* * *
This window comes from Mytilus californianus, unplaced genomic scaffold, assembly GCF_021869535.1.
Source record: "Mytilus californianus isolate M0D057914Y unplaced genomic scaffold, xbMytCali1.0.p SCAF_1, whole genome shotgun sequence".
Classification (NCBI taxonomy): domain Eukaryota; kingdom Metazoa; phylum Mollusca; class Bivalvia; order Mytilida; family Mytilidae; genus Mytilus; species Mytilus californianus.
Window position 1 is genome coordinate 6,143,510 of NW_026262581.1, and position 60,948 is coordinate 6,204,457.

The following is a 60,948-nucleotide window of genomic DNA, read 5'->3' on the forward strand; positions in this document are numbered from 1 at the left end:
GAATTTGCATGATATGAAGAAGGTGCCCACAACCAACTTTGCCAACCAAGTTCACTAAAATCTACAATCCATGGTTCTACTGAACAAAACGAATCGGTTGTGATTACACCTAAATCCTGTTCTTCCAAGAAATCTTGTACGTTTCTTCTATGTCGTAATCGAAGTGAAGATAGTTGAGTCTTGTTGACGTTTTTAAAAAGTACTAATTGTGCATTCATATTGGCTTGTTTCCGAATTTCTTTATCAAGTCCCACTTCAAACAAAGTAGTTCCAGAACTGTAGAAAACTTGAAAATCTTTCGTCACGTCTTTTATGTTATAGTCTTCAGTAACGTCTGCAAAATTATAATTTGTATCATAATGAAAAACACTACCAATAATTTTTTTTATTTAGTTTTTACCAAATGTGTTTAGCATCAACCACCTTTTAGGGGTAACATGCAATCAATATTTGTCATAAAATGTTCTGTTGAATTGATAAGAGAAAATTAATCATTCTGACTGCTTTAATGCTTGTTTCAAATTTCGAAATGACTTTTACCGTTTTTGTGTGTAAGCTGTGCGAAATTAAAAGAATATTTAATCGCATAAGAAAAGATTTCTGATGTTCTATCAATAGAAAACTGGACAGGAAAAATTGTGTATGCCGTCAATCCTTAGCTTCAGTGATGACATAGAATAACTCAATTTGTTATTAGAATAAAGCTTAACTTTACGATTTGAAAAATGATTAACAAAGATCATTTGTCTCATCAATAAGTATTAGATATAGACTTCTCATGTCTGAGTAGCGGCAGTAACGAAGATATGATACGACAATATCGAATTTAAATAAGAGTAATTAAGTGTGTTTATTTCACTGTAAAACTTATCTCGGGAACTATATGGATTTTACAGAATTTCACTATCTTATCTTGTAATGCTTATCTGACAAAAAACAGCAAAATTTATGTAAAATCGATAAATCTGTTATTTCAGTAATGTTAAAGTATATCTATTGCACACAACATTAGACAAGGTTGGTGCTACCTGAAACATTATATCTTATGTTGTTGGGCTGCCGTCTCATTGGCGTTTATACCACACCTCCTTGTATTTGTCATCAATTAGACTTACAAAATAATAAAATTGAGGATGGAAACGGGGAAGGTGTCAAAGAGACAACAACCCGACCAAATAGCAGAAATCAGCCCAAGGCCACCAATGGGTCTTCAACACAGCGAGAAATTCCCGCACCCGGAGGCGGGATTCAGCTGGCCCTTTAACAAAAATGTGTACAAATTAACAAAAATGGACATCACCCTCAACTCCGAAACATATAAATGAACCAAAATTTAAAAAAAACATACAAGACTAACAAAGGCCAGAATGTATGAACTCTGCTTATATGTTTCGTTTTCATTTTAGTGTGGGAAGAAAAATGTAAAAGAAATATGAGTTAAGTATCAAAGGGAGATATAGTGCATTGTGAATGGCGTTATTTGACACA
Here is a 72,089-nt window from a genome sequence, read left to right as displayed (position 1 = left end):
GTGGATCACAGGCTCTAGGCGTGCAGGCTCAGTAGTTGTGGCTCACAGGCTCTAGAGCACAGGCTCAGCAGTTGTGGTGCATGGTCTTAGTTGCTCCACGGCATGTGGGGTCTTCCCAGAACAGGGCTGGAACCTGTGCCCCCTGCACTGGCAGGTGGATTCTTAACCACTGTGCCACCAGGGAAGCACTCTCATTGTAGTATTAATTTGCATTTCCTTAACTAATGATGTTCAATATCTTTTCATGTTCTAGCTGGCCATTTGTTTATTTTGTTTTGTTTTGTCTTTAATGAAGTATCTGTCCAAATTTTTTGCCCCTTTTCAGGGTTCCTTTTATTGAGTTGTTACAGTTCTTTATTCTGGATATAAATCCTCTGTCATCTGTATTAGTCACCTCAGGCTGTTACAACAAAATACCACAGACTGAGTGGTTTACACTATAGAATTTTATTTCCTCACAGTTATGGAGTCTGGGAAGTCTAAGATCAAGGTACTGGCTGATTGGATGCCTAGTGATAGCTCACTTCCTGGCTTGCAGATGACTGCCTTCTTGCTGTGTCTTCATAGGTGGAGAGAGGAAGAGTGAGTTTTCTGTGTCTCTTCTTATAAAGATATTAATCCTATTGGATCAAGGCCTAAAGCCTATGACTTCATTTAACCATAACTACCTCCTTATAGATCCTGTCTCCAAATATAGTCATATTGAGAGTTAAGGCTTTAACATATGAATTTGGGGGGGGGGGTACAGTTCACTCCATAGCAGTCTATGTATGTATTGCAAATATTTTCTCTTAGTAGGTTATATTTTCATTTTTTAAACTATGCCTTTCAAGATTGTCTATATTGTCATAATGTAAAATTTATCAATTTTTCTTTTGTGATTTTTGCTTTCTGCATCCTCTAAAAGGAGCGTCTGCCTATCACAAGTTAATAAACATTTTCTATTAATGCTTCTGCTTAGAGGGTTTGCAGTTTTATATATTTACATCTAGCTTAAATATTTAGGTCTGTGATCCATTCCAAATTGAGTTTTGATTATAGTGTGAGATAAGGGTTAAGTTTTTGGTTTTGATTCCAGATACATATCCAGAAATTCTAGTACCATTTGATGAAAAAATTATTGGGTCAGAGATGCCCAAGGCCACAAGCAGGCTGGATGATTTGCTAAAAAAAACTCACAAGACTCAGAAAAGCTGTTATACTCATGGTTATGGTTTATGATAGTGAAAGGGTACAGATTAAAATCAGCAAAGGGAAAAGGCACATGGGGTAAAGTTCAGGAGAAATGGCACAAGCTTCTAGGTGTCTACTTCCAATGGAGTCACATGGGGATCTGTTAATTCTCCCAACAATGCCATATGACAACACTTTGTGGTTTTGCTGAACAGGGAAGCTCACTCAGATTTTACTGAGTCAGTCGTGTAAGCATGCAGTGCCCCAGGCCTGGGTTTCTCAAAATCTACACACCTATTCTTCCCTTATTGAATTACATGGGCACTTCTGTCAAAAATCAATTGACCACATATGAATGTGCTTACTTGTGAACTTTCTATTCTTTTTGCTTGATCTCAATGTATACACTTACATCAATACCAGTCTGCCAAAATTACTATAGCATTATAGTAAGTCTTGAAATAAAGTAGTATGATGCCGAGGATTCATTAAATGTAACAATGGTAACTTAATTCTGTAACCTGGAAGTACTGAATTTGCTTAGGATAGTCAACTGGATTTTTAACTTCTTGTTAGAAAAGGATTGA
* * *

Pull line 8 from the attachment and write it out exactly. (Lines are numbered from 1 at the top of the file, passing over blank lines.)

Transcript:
GTGGATCACAGGCTCTAGGCGTGCAGGCTCAGTAGTTGTGGCTCACAGGCTCTAGAGCACAGGCTCAGCAGTTGTGGTGCATGGTCTTAGTTGCTCCACGGCATGTGGGGTCTTCCCAGAACAGGGCTGGAACCTGTGCCCCCTGCACTGGCAGGTGGATTCTTAACCACTGTGCCACCAGGGAAGCACTCTCATTGTAGTATTAATTTGCATTTCCTTAACTAATGATGTTCAATATCTTTTCATGTTCTAGCTGGCCATTTGTTTATTTTGTTTTGTTTTGTCTTTAATGAAGTATCTGTCCAAATTTTTTGCCCCTTTTCAGGGTTCCTTTTATTGAGTTGTTACAGTTCTTTATTCTGGATATAAATCCTCTGTCATCTGTATTAGTCACCTCAGGCTGTTACAACAAAATACCACAGACTGAGTGGTTTACACTATAGAATTTTATTTCCTCACAGTTATGGAGTCTGGGAAGTCTAAGATCAAGGTACTGGCTGATTGGATGCCTAGTGATAGCTCACTTCCTGGCTTGCAGATGACTGCCTTCTTGCTGTGTCTTCATAGGTGGAGAGAGGAAGAGTGAGTTTTCTGTGTCTCTTCTTATAAAGATATTAATCCTATTGGATCAAGGCCTAAAGCCTATGACTTCATTTAACCATAACTACCTCCTTATAGATCCTGTCTCCAAATATAGTCATATTGAGAGTTAAGGCTTTAACATATGAATTTGGGGGGGGGGGTACAGTTCACTCCATAGCAGTCTATGTATGTATTGCAAATATTTTCTCTTAGTAGGTTATATTTTCATTTTTTAAACTATGCCTTTCAAGATTGTCTATATTGTCATAATGTAAAATTTATCAATTTTTCTTTTGTGATTTTTGCTTTCTGCATCCTCTAAAAGGAGCGTCTGCCTATCACAAGTTAATAAACATTTTCTATTAATGCTTCTGCTTAGAGGGTTTGCAGTTTTATATATTTACATCTAGCTTAAATATTTAGGTCTGTGATCCATTCCAAATTGAGTTTTGATTATAGTGTGAGATAAGGGTTAAGTTTTTGGTTTTGATTCCAGATACATATCCAGAAATTCTAGTACCATTTGATGAAAAAATTATTGGGTCAGAGATGCCCAAGGCCACAAGCAGGCTGGATGATTTGCTAAAAAAAACTCACAAGACTCAGAAAAGCTGTTATACTCATGGTTATGGTTTATGATAGTGAAAGGGTACAGATTAAAATCAGCAAAGGGAAAAGGCACATGGGGTAAAGTTCAGGAGAAATGGCACAAGCTTCTAGGTGTCTACTTCCAATGGAGTCACATGGGGATCTGTTAATTCTCCCAACAATGCCATATGACAACACTTTGTGGTTTTGCTGAACAGGGAAGCTCACTCAGATTTTACTGAGTCAGTCGTGTAAGCATGCAGTGCCCCAGGCCTGGGTTTCTCAAAATCTACACACCTATTCTTCCCTTATTGAATTACATGGGCACTTCTGTCAAAAATCAATTGACCACATATGAATGTGCTTACTTGTGAACTTTCTATTCTTTTTGCTTGATCTCAATGTATACACTTACATCAATACCAGTCTGCCAAAATTACTATAGCATTATAGTAAGTCTTGAAATAAAGTAGTATGATGCCGAGGATTCATTAAATGTAACAATGGTAACTTAATTCTGTAACCTGGAAGTACTGAATTTGCTTAGGATAGTCAACTGGATTTTTAACTTCTTGTTAGAAAAGGATTGA